Breaking Bread with the Birds

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The Millennial sparrows inhabiting the formal English yews in front of my house are too busy with their incessant tweeting to go out and hunt for worms and bugs – or even eat regular birdseed – like their ancestors did. So I have to go out and buy them expensive pre-shelled birdseed at a pet specialty store so they can quickly eat and tweet on the run.

Because of the high cost, I have been supplementing the hull-less seeds with stale bread, loaves ends, old cookies and crackers. I have to admit the birds go absolutely crazy over it, attacking the little cast iron birdfeeder on my porch the minute I walk away. When I peer at them from my window I feel like I am in a scene from The Birds.

I was grocery shopping the other day, passing by the in-store bakery department when I realized another missed opportunity for supermarkets. While some supermarkets donate unsold baked goods to soup kitchens and food pantries at the end of the day, the majority put a big yellow sticker on them and mark them down 50 percent.

The problem with this concept is that the mark-down rack is usually in an obscured alcove in the corner of the bakery department, or down that dark hall past the meat department leading to the back stockroom and those restrooms that you really don’t want to use unless it’s an absolute emergency.

I propose supermarkets take their bakery mark-down racks and move them to the middle of the pet aisle and re-market them as bird food. I would put a bright orange sticker across the package with a picture of a bird on it where the new mark-down price could be inscribed in Magic Marker.  Maybe they could be called Tweet’s Bird Treats. Having a bird on the label would discourage human consumption, eliminating any lawsuit over someone eating a possibly moldy piece of bread.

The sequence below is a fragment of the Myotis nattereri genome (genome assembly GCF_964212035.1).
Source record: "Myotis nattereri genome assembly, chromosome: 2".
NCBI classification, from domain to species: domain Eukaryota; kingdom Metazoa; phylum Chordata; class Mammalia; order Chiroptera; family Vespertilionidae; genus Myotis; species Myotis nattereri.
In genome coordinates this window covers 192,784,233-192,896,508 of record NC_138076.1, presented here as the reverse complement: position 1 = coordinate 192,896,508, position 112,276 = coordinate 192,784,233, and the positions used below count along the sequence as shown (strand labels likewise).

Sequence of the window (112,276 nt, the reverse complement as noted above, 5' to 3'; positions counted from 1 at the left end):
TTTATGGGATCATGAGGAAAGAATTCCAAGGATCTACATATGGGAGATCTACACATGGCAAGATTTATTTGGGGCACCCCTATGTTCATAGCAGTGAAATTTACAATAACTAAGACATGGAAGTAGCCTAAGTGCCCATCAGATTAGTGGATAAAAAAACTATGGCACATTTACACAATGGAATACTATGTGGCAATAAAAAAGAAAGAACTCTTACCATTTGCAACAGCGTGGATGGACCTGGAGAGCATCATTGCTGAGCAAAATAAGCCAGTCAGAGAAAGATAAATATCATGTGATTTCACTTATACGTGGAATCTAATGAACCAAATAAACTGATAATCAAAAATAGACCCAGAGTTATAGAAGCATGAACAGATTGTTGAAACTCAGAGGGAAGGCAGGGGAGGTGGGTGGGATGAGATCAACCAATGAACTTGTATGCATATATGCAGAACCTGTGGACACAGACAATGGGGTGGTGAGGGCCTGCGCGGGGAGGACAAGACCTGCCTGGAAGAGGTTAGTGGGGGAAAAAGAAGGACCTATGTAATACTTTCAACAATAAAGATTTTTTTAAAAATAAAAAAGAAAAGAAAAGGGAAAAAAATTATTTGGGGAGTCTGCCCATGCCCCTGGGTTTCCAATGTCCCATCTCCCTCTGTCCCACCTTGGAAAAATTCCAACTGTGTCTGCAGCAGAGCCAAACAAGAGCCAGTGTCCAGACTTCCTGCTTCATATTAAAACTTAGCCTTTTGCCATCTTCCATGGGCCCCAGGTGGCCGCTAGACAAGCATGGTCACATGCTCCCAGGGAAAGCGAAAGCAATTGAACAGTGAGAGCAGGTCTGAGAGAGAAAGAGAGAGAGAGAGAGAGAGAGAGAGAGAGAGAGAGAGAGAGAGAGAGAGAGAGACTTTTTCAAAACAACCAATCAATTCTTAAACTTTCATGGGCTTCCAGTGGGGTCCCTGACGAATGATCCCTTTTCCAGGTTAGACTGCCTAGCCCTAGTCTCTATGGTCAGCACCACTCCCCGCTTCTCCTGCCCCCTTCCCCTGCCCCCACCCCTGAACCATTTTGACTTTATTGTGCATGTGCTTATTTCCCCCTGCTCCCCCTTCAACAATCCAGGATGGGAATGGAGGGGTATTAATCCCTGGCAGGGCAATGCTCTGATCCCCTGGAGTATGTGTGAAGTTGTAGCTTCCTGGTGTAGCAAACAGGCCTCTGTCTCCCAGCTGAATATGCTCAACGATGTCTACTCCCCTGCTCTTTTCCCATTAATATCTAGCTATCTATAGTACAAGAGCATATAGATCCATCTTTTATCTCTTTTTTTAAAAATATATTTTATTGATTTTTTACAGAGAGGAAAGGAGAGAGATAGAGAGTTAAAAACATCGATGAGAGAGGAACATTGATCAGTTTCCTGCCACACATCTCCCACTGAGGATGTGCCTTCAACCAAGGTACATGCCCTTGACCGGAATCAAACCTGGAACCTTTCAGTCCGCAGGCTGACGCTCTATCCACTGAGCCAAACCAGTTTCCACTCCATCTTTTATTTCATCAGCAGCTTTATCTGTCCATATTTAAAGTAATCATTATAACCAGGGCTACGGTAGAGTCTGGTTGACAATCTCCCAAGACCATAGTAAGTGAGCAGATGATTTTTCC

Placed next to the birdseed, I am sure that day-old bread would sell out quickly – especially whenever inclement weather is predicted.

And since it is marketed to the birds, I also bet that retailers could charge more than usually half-off and still sell through their supply. In fact, if you have a stock clerk cut those loaves of bread, rolls, cakes and pastries into tiny pieces and put them in a bag as pre-cut bird food you could probably charge even more than the original price.

I am sure that time-pressed Millennial shoppers would be willing to pay a premium for bird bread that is feeder ready and does not have to be hand torn apart. It will allow them more time to spend on their tweeting.        



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